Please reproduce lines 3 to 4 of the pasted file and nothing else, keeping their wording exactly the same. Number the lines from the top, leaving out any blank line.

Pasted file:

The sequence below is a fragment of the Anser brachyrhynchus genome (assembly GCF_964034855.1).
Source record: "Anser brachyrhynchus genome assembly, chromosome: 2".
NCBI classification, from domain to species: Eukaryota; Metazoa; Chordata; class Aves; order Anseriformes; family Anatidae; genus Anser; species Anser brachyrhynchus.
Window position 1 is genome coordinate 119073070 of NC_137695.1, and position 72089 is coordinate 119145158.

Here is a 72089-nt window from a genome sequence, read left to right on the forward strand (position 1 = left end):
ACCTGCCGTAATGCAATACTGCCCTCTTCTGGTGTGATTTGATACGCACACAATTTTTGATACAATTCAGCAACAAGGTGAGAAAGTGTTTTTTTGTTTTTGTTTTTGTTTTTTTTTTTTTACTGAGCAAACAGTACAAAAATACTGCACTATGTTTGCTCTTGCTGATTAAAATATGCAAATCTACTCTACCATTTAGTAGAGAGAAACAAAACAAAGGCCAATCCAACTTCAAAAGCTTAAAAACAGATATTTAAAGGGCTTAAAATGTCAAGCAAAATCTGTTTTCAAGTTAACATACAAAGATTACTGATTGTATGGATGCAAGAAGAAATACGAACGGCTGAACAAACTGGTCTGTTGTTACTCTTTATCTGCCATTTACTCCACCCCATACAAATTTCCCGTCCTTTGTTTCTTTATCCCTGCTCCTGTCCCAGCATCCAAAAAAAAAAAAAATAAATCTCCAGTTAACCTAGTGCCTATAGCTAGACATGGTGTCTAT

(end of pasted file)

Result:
NCBI classification, from domain to species: Eukaryota; Metazoa; Chordata; class Aves; order Anseriformes; family Anatidae; genus Anser; species Anser brachyrhynchus.
Window position 1 is genome coordinate 119073070 of NC_137695.1, and position 72089 is coordinate 119145158.